Friday, May 1, 2009

Things that make you go...

Bryn is learning about dinosaurs at school. I tried to ignore the worksheet that came home with the millions of years crossed out to read "dinosaurs roamed the earth thousands of years ago". My hope was that it was a one day lesson and the brief explanation I gave about what I believe to be the age of the earth was enough to counter whatever lesson had been given. Boy, was I wrong.

Aaron and I have both noticed a trend toward belief in "Young Earth Creationism" in our students. Any resident of Kansas would have to have been asleep for the past decade to not have some knowledge of Intelligent Design vs. Evolution, but I was not really aware that young earth creationism had become such a popular idea. Maybe I didn't want to know or maybe I just wasn't paying attention. But Bryn's school teaching it has sure made me sit up and take notice.

In all fairness, Bryn's school can teach whatever it wants to teach as it is a private religious school. But I have a hard time subscribing to (and an even harder time paying for!) the notion that the earth is 6000 years old, that dinosaurs lived with humans, that all animals were plant eaters before Eve ate the apple (since there was no killing or death before that) and that there were "teenage" dinosaurs on Noah's ark (that way they were small enough to fit in there with Noah and the rest). To me it is not a far leap to the idea that science and religion can't work together and that all scientists are atheistic heathens doomed to an eternity in hell. I find this hard to believe as I happen to know many scientists (myself included) who believe in God as the Creator and still can subscribe to the idea that the earth is billions of years old and that evolution does occur.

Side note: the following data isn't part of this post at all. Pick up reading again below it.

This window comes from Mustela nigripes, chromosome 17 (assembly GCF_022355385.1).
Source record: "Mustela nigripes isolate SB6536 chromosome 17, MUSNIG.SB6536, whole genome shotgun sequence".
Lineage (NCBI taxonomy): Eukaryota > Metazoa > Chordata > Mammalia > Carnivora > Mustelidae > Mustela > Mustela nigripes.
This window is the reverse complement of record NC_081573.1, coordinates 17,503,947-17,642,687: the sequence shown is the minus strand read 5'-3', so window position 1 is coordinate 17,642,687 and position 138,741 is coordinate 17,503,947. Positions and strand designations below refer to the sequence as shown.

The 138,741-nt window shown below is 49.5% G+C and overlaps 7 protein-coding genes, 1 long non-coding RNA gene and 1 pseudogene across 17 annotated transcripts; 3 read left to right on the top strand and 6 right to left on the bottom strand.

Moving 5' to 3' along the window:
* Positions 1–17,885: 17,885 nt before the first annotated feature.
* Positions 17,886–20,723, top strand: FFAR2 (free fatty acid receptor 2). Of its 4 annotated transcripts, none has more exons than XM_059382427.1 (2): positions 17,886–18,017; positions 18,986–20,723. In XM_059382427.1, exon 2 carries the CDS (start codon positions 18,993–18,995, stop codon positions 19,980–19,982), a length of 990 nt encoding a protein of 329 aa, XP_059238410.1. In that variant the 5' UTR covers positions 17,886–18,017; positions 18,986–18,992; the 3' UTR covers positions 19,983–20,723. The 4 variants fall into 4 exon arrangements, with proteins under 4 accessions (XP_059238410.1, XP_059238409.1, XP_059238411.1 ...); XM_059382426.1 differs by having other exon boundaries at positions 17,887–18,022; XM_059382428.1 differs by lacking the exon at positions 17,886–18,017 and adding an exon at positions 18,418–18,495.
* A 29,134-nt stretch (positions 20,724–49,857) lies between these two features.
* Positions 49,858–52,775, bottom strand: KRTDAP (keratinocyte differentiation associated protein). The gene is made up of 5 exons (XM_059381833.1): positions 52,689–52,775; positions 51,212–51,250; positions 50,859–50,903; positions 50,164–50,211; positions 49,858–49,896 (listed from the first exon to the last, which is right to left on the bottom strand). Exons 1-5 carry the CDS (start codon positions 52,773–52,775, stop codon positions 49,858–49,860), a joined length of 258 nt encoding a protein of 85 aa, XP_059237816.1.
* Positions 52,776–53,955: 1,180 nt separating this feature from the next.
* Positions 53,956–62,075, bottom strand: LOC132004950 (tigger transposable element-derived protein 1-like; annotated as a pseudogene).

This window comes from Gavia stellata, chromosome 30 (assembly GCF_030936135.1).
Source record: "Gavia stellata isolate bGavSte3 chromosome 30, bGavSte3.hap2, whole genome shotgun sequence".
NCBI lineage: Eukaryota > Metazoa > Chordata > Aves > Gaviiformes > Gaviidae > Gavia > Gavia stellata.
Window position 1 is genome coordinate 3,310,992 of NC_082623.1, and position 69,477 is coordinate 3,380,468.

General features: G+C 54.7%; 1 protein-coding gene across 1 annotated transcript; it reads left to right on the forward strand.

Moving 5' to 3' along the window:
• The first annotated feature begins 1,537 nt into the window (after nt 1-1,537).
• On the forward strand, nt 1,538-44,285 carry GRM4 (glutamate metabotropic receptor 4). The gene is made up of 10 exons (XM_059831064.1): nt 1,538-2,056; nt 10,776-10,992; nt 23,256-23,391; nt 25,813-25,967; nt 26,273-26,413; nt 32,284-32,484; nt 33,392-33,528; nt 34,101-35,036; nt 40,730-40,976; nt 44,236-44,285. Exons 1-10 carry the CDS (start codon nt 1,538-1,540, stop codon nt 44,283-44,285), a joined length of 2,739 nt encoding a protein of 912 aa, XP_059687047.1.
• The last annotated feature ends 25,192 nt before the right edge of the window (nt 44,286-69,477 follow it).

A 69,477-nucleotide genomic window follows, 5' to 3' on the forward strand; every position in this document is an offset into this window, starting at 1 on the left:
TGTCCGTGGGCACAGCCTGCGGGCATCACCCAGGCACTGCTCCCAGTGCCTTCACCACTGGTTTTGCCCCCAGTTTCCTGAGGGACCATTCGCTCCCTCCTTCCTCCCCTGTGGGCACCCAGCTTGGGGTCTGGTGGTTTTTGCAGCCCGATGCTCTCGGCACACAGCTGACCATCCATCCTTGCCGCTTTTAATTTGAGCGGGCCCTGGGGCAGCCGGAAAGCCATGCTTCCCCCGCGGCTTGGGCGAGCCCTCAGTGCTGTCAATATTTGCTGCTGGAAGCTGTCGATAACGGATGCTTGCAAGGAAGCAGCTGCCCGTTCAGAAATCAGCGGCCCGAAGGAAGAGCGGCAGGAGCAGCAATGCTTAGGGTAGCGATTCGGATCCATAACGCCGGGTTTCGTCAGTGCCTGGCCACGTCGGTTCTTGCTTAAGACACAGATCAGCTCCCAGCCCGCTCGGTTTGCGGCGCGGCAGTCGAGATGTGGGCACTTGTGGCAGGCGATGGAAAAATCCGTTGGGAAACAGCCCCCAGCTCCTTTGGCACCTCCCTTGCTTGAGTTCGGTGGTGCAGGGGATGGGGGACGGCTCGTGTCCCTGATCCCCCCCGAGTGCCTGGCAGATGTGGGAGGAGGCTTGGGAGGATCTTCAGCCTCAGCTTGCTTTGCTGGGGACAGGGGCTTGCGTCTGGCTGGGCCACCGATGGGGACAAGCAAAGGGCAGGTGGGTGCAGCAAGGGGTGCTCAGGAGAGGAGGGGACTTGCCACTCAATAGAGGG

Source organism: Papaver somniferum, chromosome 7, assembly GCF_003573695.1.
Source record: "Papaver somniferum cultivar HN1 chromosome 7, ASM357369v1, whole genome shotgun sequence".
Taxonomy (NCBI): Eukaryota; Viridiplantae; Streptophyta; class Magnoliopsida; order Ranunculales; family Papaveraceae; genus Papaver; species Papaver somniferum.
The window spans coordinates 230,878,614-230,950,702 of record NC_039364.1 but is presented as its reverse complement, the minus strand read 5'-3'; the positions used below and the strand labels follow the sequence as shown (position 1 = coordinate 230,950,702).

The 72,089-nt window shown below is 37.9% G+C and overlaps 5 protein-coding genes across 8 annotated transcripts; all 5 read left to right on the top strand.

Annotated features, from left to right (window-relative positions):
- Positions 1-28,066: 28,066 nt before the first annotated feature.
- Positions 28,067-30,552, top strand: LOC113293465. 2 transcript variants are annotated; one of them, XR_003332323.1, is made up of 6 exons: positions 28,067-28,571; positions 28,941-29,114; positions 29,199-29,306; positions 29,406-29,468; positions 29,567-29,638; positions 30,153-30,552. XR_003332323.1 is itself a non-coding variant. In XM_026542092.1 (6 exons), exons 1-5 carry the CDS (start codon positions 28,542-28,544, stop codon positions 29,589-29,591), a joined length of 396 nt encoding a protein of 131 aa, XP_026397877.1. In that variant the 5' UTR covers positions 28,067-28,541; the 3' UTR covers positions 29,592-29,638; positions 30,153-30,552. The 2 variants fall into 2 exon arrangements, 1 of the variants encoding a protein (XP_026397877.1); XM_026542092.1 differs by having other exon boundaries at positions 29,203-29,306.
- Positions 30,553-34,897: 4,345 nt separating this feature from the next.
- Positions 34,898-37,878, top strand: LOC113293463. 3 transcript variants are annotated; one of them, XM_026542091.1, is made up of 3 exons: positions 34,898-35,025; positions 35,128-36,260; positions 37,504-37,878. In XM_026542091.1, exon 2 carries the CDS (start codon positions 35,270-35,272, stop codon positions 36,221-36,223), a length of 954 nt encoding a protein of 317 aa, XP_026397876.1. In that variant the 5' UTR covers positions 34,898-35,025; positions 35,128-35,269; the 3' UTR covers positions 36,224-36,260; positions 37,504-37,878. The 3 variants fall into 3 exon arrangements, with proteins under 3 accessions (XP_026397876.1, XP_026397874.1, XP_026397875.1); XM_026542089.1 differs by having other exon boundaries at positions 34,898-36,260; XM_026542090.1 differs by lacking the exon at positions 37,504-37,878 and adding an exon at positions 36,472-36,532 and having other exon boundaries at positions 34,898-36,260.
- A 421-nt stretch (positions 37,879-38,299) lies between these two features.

Is there biblical support for young earth creationism? Yes. Is there biblical and scientific evidence against young earth creationism? Yes. I happen to believe that there is more against than for. And I think that people that ignore this evidence do a massive disservice to Christianity by pretending that any scientific evidence contrary to their views simply does not exist. I do not think this kind of ignornace proves that a person's faith is strong. I believe it proves they are ignorant.

Anyway, it just makes me sad that this kind of information is being presented to my child as the final word, the only viewpoint and the ultimate truth. But I suppose it is what I signed up for. Now I guess I just have to un-sign up...


Debi said...

(((HUGS))) That must be a very tough position to be in. Bryn's a smart cookie with smart parents, and I've no doubt you'll be able to teach her that faith and science do not have to be mutually exclusive.

Rich teaches an evolution class, and there have been times when it's been almost scary. And this is a college class, an elective that no one is forced to take. And yet still the venom he has had to face on occasion has been downright shocking.

Jennifer said...

I won't get into a long discussion, because I simply don't do them well. My beliefs are different from yours...but I think that's ok. I'm not one who will say someone else is wrong because they don't believe what I believe. I understand where you are coming from, because being on the other side, I feel the same things! Since we homeschool, we have the freedom choose what we teach. When CJ was in public school, we just stayed very aware of what was being taught to him, and if anything went against what we believe, we would tell him why we believe what we do. Even now, when we are watching something on tv, we do the same thing. So maybe you could go along side and explain to your Bryn why you believe what you believe, but that others belive something different? I think in a perfect world, both evolution and creationism should both be taught as theories. Since no one was here in the beginning to observe what really happened, they really are only theories anyway.

I didn't mean to go on as long as I did. I just wanted to share what we did when CJ was exposed to something different than what we believe in hopes it could help you with Bryn. Also - just want you to know that I am NOT one of those who thinks that scientists are atheistic heathens doomed to an eternity in hell! Not by a long shot!!! I think scientists are EXTREMELY important and am very thankful for all of you!